If you’re sick, don’t go to the hospital, or you might die
Apparently, that's the moral of the story for Edith Isabel Rodriguez and others who, by virtue of where they live, would be sent to Martin Luther King, Jr. Harbor Hospital in L.A. if they needed to go to the emergency room.
I was already planning to see Michael Moore's new film Sicko, which reflects upon our nation's health care crisis, when it comes out next week. Then I read the devastating story of Rodriguez, a Los Angeles woman who died on the floor of an emergency room a month ago, while staff looked on and a custodian even mopped around her. Despite two 911 phone calls, and clear signs of her impending death, she was not actually examined until it was much too late.
Unfortunately, Edith's fate is not unique. Others have died or been severely injured from unreasonable care at the hospital. See, for example, the stories of Beatrice Vance, who died from lack of treatment for a heart attack, and Juan Ponce, who almost died from an untreated brain tumor. A recent blog by Rosemarie Jackowski put it so aptly:
Living in the U.S. can be dangerous to your health. This is a nation that puts profits before patients; capitalism before compassion. Sadly, Edith is not alone. In the United States 18,000 die every year from lack of medical care. That is like having a 9/11 every 60 days. It is worse than 9/11 because these are needless deaths that we are imposing on ourselves. These deaths will continue until there is a strong grassroots movement for a universal, single payer health care system.
There are clear racial, cultural, and socio-economic implications in the stories of Rodriguez, Ponce and Vance. All were people of color, two were non-native English speakers. Martin Luther King, Jr.-Harbor hospital was built in order to serve the mainly poor and minority members of the surrounding community, yet in this case it appears that no service would have been just as good as bad service. Indeed, had paramedics taken Rodriguez to another hospital she would have had a chance to live.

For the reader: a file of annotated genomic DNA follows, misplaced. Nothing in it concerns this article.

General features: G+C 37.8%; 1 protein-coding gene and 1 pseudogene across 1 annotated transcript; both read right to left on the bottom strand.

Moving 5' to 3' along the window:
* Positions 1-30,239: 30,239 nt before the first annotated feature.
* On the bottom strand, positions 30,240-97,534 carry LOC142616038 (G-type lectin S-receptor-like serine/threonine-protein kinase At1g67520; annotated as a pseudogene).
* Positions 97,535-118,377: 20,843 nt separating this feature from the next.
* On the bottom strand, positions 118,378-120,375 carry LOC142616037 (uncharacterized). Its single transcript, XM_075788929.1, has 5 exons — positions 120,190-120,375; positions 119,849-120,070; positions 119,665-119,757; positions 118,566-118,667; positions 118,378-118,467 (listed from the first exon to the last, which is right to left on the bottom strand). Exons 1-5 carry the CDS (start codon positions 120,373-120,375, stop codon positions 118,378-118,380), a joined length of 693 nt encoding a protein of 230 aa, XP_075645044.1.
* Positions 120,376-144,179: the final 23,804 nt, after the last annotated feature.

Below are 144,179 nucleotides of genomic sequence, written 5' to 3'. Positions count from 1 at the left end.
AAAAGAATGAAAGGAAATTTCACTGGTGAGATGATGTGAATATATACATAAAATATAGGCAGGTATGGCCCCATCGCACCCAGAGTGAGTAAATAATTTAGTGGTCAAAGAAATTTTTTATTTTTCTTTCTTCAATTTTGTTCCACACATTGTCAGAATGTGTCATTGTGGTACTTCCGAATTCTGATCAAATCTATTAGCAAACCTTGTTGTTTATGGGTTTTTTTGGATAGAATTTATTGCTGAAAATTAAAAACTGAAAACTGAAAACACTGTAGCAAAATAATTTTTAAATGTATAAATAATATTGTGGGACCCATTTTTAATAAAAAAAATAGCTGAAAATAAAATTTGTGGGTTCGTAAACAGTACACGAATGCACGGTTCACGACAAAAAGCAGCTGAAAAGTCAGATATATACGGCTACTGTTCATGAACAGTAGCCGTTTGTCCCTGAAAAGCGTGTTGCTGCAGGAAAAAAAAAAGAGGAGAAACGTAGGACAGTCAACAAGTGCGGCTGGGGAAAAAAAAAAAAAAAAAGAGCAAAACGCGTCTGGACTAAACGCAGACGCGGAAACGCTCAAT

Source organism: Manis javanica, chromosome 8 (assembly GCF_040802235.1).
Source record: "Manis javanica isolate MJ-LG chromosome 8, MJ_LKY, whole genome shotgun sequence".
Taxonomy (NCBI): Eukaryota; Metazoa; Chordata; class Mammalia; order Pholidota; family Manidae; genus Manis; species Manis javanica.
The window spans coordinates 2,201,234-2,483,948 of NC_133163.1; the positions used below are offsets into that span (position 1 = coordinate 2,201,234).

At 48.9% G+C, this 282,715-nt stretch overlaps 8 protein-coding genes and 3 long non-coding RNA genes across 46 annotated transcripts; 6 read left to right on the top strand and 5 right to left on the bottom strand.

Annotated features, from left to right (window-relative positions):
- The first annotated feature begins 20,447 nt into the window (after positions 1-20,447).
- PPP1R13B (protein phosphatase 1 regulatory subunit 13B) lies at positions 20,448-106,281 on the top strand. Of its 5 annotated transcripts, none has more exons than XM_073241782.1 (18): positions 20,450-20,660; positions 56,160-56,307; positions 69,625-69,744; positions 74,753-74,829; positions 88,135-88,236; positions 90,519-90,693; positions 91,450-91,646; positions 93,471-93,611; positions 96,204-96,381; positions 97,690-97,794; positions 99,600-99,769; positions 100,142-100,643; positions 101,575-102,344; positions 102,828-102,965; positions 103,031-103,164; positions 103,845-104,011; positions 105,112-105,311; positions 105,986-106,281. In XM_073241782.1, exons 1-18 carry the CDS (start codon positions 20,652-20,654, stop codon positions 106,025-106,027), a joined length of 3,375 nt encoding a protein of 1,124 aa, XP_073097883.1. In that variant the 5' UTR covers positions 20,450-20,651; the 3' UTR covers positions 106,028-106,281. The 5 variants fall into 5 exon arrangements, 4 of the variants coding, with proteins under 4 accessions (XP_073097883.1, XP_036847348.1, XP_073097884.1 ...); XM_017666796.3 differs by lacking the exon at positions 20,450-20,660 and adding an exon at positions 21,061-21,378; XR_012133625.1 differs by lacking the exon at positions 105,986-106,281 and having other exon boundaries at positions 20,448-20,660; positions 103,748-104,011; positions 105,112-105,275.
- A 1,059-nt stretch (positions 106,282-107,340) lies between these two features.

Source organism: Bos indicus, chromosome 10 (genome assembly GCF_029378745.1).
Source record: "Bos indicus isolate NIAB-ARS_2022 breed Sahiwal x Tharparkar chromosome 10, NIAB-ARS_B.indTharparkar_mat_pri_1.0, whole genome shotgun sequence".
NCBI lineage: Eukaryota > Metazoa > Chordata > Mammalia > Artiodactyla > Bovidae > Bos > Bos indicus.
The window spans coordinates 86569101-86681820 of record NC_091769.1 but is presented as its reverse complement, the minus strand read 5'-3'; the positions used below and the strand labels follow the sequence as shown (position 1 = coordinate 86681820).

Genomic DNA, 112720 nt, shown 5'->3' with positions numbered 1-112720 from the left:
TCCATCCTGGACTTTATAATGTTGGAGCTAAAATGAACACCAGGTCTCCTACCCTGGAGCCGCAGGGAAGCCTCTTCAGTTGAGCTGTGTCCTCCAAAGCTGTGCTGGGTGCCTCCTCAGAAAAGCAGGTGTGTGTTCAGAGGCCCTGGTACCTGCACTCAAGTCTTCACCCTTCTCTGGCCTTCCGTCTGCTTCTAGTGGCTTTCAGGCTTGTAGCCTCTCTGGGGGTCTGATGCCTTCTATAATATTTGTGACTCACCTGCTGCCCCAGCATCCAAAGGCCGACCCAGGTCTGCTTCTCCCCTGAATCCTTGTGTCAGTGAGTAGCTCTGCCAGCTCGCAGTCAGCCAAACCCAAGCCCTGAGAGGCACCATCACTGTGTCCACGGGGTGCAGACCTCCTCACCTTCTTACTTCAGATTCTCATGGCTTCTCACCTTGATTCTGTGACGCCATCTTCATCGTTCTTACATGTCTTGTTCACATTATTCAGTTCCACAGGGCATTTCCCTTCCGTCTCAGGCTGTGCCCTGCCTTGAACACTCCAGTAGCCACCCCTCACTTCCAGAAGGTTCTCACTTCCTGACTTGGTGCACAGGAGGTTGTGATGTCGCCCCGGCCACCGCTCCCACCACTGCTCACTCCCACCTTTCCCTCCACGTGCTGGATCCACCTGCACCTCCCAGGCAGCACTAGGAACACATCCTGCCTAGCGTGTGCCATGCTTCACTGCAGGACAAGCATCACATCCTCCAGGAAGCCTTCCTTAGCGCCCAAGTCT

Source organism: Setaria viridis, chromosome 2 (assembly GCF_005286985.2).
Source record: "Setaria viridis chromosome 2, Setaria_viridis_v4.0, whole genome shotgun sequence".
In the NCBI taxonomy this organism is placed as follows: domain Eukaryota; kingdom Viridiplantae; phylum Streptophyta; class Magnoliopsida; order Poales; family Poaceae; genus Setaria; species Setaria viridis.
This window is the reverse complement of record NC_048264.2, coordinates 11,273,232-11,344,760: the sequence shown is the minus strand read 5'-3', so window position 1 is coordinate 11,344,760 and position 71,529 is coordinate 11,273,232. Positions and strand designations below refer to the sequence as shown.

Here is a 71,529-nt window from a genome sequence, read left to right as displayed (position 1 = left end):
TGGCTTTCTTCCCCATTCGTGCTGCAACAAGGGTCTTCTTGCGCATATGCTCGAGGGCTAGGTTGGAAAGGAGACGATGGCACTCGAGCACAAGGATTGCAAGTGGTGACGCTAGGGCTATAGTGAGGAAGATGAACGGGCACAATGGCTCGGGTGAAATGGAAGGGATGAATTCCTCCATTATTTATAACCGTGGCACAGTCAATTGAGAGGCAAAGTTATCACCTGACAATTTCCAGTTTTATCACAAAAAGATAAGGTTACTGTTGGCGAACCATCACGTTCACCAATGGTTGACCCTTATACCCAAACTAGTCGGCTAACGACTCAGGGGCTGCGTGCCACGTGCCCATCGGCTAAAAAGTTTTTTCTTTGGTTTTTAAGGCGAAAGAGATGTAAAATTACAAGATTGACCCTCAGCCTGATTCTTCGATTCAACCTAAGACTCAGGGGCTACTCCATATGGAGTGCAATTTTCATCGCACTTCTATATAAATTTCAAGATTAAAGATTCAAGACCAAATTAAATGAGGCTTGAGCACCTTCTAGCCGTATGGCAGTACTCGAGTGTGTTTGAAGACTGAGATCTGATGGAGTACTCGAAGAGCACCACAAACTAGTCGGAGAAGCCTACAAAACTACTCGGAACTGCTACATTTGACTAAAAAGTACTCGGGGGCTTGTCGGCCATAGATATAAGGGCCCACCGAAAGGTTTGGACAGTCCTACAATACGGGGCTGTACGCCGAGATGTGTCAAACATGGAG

Rodriguez's story is particularly infuriating in light of the fact that the hospital had already been blamed in a rash of previous claims of sub-standard care. The difference here was a surveillance camera and two 911 phone calls that documented the incident.
I just wanted to put her story out there, in case people have yet to read about it. While amplifying the call for some type of health care reform, the story also creates yet another occasion for us to stop and examine the importance of our civil justice system. Under tort "reform" measures like health courts, the family of Edith Rodriguez would be severely limited as they sought justice for their loved one.
By the way, Moore's film also chronicles the experiences of 9/11 rescue workers who've been shut away from adequate care, a subject we've covered in detail on TortDeform. An interesting read was in today's New York Times, about two police detectives whose lives have been dramatically changed by their ground-zero related illnesses.